Manufacture means the production, preparation, propagation, compounding, conversion or processing of a controlled dangerous substance or controlled substance analog, either directly or by extraction from substances of natural origin, or independently by means of chemical synthesis, and includes any packaging or repackaging of the substance or labeling or re-labeling of its container.[9]

Distribution means to deliver other than by administering or dispensing a controlled dangerous substance or controlled substance analog.[10] It is not necessary that the controlled dangerous substances be transferred in exchange for payment or promise of payment of money or anything of value.[11]

Dispense means to deliver a controlled dangerous substance or controlled substance analog to an ultimate user or research subject by or pursuant to the lawful order of a practitioner, including the prescribing, administering, packaging, labeling, or compounding necessary to prepare the substance for that delivery.[12]

Possession with intent to manufacture, distribute, or dispense means the defendant had under his/her control or possessed a controlled dangerous substance, and that he/she did so with the intent to manufacture, distribute, or dispense it. [Charge definition of possession, if necessary.] Intent means a purpose to do something, a resolution to do a particular act or accomplish a certain thing. Intent is a state of mind, and it is very rare that intent is proven by witnesses who can testify that an accused said he/she had a certain intent when he/she engaged in a particular act. The intention may be gathered from a persons acts, conduct, from all the person said and did at the particular time and place, and from all of the surrounding circumstances. You may consider any evidence as to the quantity, purity, and packaging[13] of the controlled dangerous substance together with all the other evidence in the case to aid you in your determination of whether the controlled dangerous substance was possessed with the intent to manufacture, distribute, or dispense it.[14]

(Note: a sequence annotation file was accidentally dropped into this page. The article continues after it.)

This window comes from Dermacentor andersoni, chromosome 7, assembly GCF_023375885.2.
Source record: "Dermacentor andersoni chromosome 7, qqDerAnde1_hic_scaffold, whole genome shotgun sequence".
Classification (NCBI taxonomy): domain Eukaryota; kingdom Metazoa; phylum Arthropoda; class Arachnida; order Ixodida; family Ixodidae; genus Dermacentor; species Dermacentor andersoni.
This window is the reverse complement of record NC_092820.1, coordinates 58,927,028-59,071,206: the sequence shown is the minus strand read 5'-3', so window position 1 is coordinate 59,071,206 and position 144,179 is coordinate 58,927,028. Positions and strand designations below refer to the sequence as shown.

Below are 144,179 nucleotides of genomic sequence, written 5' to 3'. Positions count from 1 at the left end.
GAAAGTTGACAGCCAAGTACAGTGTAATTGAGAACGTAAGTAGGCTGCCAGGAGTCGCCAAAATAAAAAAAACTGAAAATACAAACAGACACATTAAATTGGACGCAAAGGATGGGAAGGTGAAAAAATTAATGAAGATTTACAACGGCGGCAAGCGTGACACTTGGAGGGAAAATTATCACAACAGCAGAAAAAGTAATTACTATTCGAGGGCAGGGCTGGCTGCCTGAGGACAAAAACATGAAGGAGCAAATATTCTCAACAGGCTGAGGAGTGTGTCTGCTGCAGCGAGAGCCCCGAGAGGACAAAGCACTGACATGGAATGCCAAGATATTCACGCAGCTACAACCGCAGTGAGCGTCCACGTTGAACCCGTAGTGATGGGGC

The various kinds of controlled dangerous substances are defined in another part of our statute. (Insert appropriate CDS, e.g., cocaine, heroin, etc.) is a dangerous substance prohibited by statute.[15]

Controlled dangerous substance analog means a controlled dangerous substance or controlled substance analog which, or the container or labeling of which, without authorization, bears the trademark, trade name, or other identifying mark, imprint, number, or device, or any likeness thereof, of a manufacturer, distributor, or dispenser other than the person or persons who in fact manufactured, distributed, or dispensed the substance and which thereby falsely purports or is represented to be the product of, or to have been distributed by, such other manufacturer, distributor, or dispenser.[16]]

If you find that the State has proven each of these elements beyond a reasonable doubt, then you must find the defendant guilty. If, however, the State has failed to prove any element beyond a reasonable doubt, then you must find the defendant not guilty.



[1] See N.J.S.A. 2C:35-2 (The term, wherever it appears in any law or administrative regulation of this State, shall include controlled substance analogs.).

[2] The statute does not include a specific mens rea, so it is knowingly. N.J.S.A. 2C:2-2c(3).

[3] N.J.S.A. 2C:35-4.1a(2).

[4] N.J.S.A. 2C:35-4.1c.

[5] State v. Walker, 385 N.J. Super. 388, 404-05 (App. Div.), certif. denied, 187 N.J. 83 (2006).

[6] This portion of the definition comes from the Model Charge for Maintaining or Operating a Controlled Dangerous Substance Production Facility, N.J.S.A. 2C:35-4 (rev. 12/11/00).

[7] Occupy, Merriam-Websters Collegiate Dictionary, 858 (11th ed. 2012).

[8] Control, Merriam-Websters Collegiate Dictionary, 272 (11th ed. 2012).

[9] N.J.S.A. 2C:35-2.

[10] N.J.S.A. 2C:35-2.

[11] State v. Heitzman, 209 N.J. Super. 617, 621 (App. Div. 1986), affd 107 N.J. 603 (1987).

[12] N.J.S.A. 2C:35-2.

[13] See State v. Perez, 218 N.J. Super. 478, 482-86 (App. Div. 1987).

[14] This paragraph is derived from the model charge for Possession of a Controlled Dangerous Substance with Intent to Distribute, N.J.S.A. 2C:35-5 (rev. 1/14/08).

[15] Ibid.

[16] N.J.S.A. 2C:35-2.